by Fred Mills
Three Times Infinity
Cincy band the Greenhornes are currently being hotly tipped as one of 2003’s rockisback! combos to watch for. Indeed, their third album offers enough fuzztone-induced psychotic reactions, swivel-hipped love-in moves and snot-nosed teenage rama-lama to float a tanker’s worth of Nuggets box sets. Right from outset the fuse is lit: “Satisfy My Mind,” all clanging Who-styled power chords and defiantly snotty vocals, is a teenage manifesto par excellence. The band doesn’t let up, either. In short succession, you get “The Way It’s Meant To Be” (a klassic Kinks rip-off, circa “Where Have All The Good Times Gone”), “Three Faint Calls” (minor-chord guitars and baroque keyboards in a moody Yardbirds vein) and “Hard Times” (pure Sunset Strip-era Standells or latter-day Cynics). And that’s just in the first 20 minutes. Namechecks and retro nods aside, this outfit rocks with a nonchalant brilliance, never trying to, um, stroke you or give you the hives — or otherwise impress you — with hair styles, haberdashery or hanging out with celebs.
Back home in the Motor City, garage trailblazers the Hentchmen have returned after a short layoff for elpee numero five. Per Detroit protocol, Jim Diamond recorded the platter at Ghetto, so the TMOQ (trademark of quality) is upon ’em from the git-go. You get some seriously ace skankin’ rama-lama as “Straight Up.” (Think Mitch Ryder goes to Jamaica and teaches the rastas how to boogie, not the other way around.) Not to mention a harp-honkin’ slice of Yardbirds boogie, “Broke Down,” which, fascinatingly, has as its sly-winking older sibling here an equally boogla-rizing cover of Big Joe Turner’s “Teenage Letter.” And the over-the-top version of Devo rarity “Shimmy Shake” that the boys from Akron used to do live to get the ladies in the audience all “worked up” over those radiation outfits (sample lyric: “Nothing’s gonna stop me from getting in your pants girl/ Aw yeah/ And nothing’s gonna stop me from making romance girl …”), as rendered Hentch style, keenly illuminates Devo’s true garage roots while demonstrating the trio’s broad-ranging good musical taste.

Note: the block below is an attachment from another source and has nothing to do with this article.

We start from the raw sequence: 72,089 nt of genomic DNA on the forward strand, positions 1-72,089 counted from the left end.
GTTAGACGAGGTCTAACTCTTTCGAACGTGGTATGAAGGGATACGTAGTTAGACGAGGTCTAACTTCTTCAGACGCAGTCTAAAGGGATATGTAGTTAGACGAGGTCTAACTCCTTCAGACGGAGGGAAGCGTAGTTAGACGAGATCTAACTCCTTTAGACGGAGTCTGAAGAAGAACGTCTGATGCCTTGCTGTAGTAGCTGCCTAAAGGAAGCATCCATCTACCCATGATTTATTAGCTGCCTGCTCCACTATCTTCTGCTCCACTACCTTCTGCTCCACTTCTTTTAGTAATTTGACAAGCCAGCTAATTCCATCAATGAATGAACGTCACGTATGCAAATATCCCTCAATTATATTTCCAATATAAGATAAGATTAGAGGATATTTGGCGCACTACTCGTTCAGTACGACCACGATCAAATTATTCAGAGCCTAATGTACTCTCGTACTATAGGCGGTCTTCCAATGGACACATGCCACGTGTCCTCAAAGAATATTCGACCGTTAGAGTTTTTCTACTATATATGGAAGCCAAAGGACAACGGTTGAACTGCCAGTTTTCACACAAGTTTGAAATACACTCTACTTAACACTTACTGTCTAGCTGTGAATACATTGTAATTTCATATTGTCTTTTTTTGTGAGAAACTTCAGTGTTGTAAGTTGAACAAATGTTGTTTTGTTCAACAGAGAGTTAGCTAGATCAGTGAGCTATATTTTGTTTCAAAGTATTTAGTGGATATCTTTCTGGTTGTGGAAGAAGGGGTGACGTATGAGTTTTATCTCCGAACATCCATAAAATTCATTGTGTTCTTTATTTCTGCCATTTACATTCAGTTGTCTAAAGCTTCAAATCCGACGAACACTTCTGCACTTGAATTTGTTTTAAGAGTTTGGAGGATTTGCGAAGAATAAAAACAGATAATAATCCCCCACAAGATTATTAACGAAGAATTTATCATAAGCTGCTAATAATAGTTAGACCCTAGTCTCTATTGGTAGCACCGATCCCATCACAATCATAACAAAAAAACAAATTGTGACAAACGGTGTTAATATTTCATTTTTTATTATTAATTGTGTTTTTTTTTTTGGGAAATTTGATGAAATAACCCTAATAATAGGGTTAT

Taken back-to-back, these discs help put the lie to the knee-jerk observation that the current rock revival was doomed once Rolling Stone loaded up the bandwagon; it’s unlikely that any of this stuff has the requisite radio gloss necessary to charm Clear Channel programmers, but there’s enough vim, vigor, vitality and, um, Vitalis in these here grooves to keep the wheels of rock ’n’ roll progress greased and rolling.
E-mail Fred Mills at email@example.com.